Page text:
National Foundation for Infectious Diseases

     10:30 a.m.    S13 Oculo-respiratory Syndrome (ORS) and Other Adverse Events Following
                       Immunization (AEFIs) in Infants and Toddlers Given Influenza Vaccine
                       D. M. Skowronski1, S. A. Tweed1, V. Remple1, K. Pielak1, J. Daigneault2,
                       P. Daly3, G. Arsenault4, E. Galanis1, T. Tam5;
                       1BC Centre for Disease Control, Vancouver, BC, CANADA, 2Direction de Sante Publique,

                       Chicoutimi, PQ, CANADA, 3Vancouver Coastal Health Authority, Vancouver, BC,
                       CANADA, 4Fraser Health Authority, Surrey, BC, CANADA, 5Public Health Agency
                       of Canada, Ottawa, ON, CANADA.

     10:45 a.m.    S14 Improved Protective Antibody Responses Were Induced by Codon Optimized
                       DNA Vaccines Expressing Hemagglutinin Antigens of Influenza H1 and H3 Serotypes
                       S. Wang1, I. Mboujka1, J. Haran1, H. Cao1, X. Huang1, J. Taaffe2, A. Solórzano2,
                       A. García-Sastre2, S. Lu1;
                       1Department of Medicine, University of Massachusetts Medical School, Worcester, MA,
                       2Department of Microbiology, Mount Sinai School of Medicine, New York, NY.


     11:00 a.m.    S15 Protective Measures and Human Antibody Response to HPAI H7N3 in
                       British Columbia (BC), Canada
                       D. M. Skowronski1, Y. Li2, S. A. Tweed1, T. Tam3, M. Petric1, S. Berger1,
                       A. Larder4, N. Bastien2, A. King3, R. C. Brunham1;
                       1BC Centre for Disease Control, Vancouver, BC, CANADA, 2Public Health Agency of

                       Canada, Winnipeg, MB, CANADA, 3Public Health Agency of Canada, Ottawa, ON,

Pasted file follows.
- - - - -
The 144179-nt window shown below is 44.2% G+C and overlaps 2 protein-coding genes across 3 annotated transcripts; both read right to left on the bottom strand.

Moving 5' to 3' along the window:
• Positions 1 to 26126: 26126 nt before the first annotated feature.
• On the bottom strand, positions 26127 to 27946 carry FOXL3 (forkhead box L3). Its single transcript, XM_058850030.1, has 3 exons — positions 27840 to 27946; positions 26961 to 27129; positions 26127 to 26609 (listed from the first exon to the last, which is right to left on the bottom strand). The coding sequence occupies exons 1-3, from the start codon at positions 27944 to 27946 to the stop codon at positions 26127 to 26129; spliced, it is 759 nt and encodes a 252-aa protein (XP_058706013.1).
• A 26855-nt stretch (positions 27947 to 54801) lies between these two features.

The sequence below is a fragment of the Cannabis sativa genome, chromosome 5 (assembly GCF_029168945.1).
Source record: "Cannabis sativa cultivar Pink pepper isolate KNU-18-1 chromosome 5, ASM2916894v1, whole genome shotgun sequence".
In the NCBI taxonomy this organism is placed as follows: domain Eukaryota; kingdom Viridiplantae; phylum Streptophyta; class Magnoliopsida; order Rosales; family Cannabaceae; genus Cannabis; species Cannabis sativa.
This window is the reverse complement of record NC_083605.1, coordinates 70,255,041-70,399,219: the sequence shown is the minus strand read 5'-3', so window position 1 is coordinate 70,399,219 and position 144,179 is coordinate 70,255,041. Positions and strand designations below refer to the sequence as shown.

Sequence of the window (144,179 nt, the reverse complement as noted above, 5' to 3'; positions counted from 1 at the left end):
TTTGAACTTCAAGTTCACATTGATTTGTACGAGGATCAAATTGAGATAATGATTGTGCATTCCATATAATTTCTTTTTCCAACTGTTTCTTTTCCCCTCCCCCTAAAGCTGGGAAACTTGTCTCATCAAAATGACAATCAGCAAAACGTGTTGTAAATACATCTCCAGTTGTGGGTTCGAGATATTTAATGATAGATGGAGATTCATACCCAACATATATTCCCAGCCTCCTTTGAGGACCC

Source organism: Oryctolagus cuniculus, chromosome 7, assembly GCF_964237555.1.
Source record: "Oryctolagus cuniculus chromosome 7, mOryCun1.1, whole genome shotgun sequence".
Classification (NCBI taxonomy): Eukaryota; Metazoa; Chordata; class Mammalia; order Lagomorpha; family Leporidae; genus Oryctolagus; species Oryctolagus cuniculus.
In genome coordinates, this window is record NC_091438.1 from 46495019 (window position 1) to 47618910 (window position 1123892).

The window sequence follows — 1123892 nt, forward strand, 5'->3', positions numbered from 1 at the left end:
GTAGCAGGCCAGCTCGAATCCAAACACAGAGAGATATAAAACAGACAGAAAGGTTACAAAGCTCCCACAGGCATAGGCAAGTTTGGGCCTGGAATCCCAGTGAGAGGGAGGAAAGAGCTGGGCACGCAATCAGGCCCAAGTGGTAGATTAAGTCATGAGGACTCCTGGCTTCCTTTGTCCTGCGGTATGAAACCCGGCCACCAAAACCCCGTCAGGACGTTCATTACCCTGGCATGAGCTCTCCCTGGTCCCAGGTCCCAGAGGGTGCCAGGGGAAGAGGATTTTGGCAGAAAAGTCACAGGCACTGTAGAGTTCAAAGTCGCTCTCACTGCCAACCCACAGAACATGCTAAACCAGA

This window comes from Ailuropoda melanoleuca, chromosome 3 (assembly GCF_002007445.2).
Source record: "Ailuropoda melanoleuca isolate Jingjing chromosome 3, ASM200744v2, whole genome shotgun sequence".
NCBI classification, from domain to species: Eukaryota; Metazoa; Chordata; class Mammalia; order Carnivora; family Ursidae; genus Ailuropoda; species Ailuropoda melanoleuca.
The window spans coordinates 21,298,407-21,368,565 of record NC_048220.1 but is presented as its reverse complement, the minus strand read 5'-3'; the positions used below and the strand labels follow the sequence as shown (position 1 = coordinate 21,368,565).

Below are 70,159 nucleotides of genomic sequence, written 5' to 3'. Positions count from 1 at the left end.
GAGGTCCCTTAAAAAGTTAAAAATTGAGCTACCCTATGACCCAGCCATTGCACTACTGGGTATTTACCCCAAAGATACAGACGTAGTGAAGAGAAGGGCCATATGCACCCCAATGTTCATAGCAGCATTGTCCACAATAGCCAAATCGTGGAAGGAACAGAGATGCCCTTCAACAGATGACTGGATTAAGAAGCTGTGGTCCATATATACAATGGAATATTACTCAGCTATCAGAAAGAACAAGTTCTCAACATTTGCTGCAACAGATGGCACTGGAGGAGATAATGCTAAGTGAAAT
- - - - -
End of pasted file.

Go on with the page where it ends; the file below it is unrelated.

CANADA, 4Fraser Health, Abbotsford, BC, CANADA.




                                                                                                                23
     Eighth Annual Conference
                                            FINAL PROGRAM

 WEDNESDAY, MAY 11, 2005 (CONTINUED)
      11:15 a.m.    S16 T Cell Multi-Epitope Vaccine for Pandemic Influenza
                        J. Alexander1, B. Stewart1, P. Bilsel1, J. Katz2, M. Newman1;
                        1Epimmune, San Diego, CA, 2Centers for Disease Control and Prevention, Atlanta, GA.


      11:30 a.m.    S17 Immunization with Salmonella enterica serovar Typhi Ty21a Expressing Anthrax
                        Protective Antigen Protects Mice from an Anthrax Lethal Toxin Challenge
                        Y. Wu, M. Osorio, S. Bhattacharyya, M. D. Bray, R. Walker, D. J. Kopecko;
                        FDA-CBER, Bethesda, MD.

      11:45 a.m.    S18 Assessment of the Reactogenicity of Tdap in Children and Adolescents 7-19 Years of Age
                        by Interval Since Prior Tetanus and Diphtheria Toxoids Containing Vaccine
                        S.A. Halperin1, L. Sweet2, D. Baxendale1, A. Neatby2, P. Rykers1, B. Smith1,
                        M. Zelman2, D. Maus3, P. Lavigne3, M. Decker3
                        1Dalhousie University, Halifax, NS, CANADA, 2Department of Health and Social

                        Services, Charlottetown, PE, CANADA, 3Sanofi Pasteur, Toronto ON, CANADA,
                        and Swiftwater, PA, USA

      12:00 p.m.         Lunch (on your own)

 Submitted
 Presentations 4:        Innovations in Vaccine Design CME                             Grand Ballroom West/Salons D,E,F
 (Concurrent Session)    and Studies of Immune Response
                         Moderator:     Connie Schmaljohn, Ph.D.
                                        U.S. Army Medical Research Institute of Infectious Diseases

      10:30 a.m.    S19 Oral Vaccine Delivery by Salmonella Vaccine Vectors
                        M. E. Gahan1, D. E. Webster1, S. L. Wesselingh1, B. B. Finlay2, R. A. Strugnell3
                        1Macfarlane Burnet Institute & Department of Medicine, Monash University, Melbourne,

                        AUSTRALIA, 2Michael Smith Laboratories, University of British Columbia, Vancouver,